Increasing mechanisation and overwhelming competition from the Staffordshire Potteries produced the sort of price war in which there could be only one winner: the pot banks of Arnold Bennett’s Five Towns.
Billingsley and Walker, meanwhile, lasted at Nantgarw only until 1820, when the partners moved to work for Coalport in Shropshire.
However, they left today’s collectors a legacy of Welsh porcelain of sometimes quite outstanding beauty. Its particular appeal is its soft white translucent body which provides a perfect “canvas” for highly detailed and colourful botanical and landscape painting.
In addition, it is also prized for the elegance of shapes developed by modeller Isaac Wood. Many of the leading ceramic artists were employed, including one who is recorded as having moved there from the Sevres factory.
For a new collector the scope is bewildering by its very anonymity. Best advice is to visit museums where Swansea pottery and porcelain is on show (notably the National Museum of Wales in Cardiff and the Victoria and Albert Museum in London),
Potential buyers should also visit auction salerooms where examples have been catalogued by specialists with the necessary knowledge to identify the good from the indifferent. The advantage of the latter is that pieces can be handled and inspected closely.
Then read as much as you can on the subject, particularly The Pottery and Porcelain of Swansea and Nantgarw by E Morton Nance, a scholarly tome to be found in good reference libraries.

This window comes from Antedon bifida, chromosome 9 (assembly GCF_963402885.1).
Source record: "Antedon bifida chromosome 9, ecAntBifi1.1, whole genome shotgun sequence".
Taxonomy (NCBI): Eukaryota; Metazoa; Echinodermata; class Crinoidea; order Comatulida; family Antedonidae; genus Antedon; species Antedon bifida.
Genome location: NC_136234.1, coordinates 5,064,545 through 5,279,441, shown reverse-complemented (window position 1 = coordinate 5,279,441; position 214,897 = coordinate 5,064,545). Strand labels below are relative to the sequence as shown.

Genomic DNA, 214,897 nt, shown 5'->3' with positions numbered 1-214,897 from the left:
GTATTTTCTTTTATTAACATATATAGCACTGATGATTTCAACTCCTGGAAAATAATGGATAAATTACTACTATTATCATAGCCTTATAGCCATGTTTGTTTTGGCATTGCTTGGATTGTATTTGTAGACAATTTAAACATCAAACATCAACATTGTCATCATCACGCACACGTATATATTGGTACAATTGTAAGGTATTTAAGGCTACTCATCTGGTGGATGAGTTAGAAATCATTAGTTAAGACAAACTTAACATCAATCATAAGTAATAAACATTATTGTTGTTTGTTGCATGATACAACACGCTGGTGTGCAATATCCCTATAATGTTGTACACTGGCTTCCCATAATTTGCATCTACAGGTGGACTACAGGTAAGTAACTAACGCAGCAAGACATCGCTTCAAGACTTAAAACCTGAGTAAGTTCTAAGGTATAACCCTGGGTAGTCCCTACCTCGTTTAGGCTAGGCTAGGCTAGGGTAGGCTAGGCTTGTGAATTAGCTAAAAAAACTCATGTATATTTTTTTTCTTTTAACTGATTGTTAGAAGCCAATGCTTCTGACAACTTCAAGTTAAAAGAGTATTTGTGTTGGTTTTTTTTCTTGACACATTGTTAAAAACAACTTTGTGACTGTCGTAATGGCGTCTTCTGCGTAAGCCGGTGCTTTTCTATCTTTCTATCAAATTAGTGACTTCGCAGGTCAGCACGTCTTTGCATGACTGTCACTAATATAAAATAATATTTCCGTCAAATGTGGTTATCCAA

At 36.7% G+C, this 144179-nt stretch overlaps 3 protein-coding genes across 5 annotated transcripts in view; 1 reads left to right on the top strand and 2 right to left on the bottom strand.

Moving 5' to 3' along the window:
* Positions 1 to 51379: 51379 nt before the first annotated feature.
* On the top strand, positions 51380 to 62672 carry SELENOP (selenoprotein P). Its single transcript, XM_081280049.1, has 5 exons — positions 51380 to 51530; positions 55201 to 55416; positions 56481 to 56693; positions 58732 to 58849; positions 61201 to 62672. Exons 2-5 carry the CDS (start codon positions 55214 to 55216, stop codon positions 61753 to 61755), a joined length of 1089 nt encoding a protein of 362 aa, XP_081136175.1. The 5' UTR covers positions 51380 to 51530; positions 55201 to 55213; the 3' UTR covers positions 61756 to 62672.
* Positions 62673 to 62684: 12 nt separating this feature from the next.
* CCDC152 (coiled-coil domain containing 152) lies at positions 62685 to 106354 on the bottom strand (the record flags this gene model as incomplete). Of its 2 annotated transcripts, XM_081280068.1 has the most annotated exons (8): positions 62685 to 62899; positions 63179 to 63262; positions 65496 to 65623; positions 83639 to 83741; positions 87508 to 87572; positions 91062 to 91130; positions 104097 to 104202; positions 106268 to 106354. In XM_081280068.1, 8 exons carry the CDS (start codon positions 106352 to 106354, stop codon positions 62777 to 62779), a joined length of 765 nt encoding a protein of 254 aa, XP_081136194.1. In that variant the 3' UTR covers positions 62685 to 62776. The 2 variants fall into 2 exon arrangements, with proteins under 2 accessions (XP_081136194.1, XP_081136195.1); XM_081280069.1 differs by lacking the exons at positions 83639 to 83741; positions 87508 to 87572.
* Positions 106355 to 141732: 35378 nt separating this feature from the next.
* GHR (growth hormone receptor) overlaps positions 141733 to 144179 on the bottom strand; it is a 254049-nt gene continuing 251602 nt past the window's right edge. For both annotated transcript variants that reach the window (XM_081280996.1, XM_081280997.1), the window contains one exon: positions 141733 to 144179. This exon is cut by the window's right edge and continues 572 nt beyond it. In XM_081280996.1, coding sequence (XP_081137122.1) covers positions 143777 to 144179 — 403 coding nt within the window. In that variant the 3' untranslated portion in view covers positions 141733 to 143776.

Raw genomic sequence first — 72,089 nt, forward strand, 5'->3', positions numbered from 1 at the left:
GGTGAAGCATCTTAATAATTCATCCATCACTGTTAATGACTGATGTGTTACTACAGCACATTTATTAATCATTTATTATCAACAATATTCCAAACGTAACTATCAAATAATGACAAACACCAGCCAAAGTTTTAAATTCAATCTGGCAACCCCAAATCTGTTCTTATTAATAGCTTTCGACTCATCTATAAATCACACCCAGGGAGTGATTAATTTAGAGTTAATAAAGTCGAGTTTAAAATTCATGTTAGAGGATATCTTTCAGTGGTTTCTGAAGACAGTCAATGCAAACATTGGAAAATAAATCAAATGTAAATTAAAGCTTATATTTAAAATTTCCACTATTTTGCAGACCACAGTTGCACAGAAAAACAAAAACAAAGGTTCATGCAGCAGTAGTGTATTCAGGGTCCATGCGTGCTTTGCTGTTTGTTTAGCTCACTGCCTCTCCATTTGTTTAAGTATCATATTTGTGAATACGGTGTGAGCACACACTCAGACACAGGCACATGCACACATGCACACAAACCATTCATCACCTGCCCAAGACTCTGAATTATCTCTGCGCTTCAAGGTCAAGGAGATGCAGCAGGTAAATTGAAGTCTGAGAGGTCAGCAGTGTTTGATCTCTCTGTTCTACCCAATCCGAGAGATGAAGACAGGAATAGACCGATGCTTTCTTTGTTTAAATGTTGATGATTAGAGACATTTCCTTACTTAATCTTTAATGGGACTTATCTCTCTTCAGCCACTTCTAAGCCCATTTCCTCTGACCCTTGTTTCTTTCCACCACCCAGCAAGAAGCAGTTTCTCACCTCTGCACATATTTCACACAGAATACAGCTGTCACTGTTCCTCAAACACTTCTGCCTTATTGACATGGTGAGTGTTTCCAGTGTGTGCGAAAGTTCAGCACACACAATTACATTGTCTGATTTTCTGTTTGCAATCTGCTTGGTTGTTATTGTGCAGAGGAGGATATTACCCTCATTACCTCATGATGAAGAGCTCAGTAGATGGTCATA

There is much to learn … and not many clues for the newcomer. The blue and white earthenware, the stoneware and soft paste porcelain produced by the Swansea factories is often unmarked.
That means buying examples presuming they came from South Wales potteries is something of a gamble. But it also means many collectors pass them by when pieces come for sale in the auction room or antique shop.
Learn to recognise patterns and styles of the various factories and you could find rich rewards.
Picture shows: A fine plate from William Billingsley’s short-lived factory near Cardiff, painted by Thomas Baxter and traditionally known as the “Three Graces”. It depicts three beautiful young ladies in Regency dress – the daughters of Thomas Coutts, banker to George III. The three girls, Susanna, Francis, and Sophia, grew up to become highly prized brides. One went on to marry the Earl of Guildford, one the Marquis of Bute, and the other Sir Francis Burdett. The plate was first sold at the Burdett Coutts auction in 1922 and in 1938, it became the property of a Welsh porcelain collector F.E. Andrews. The plate will stay in Wales – it was bought last month by an anonymous Welsh collector for £29,900. Photo: Philip Sorrell Auctioneers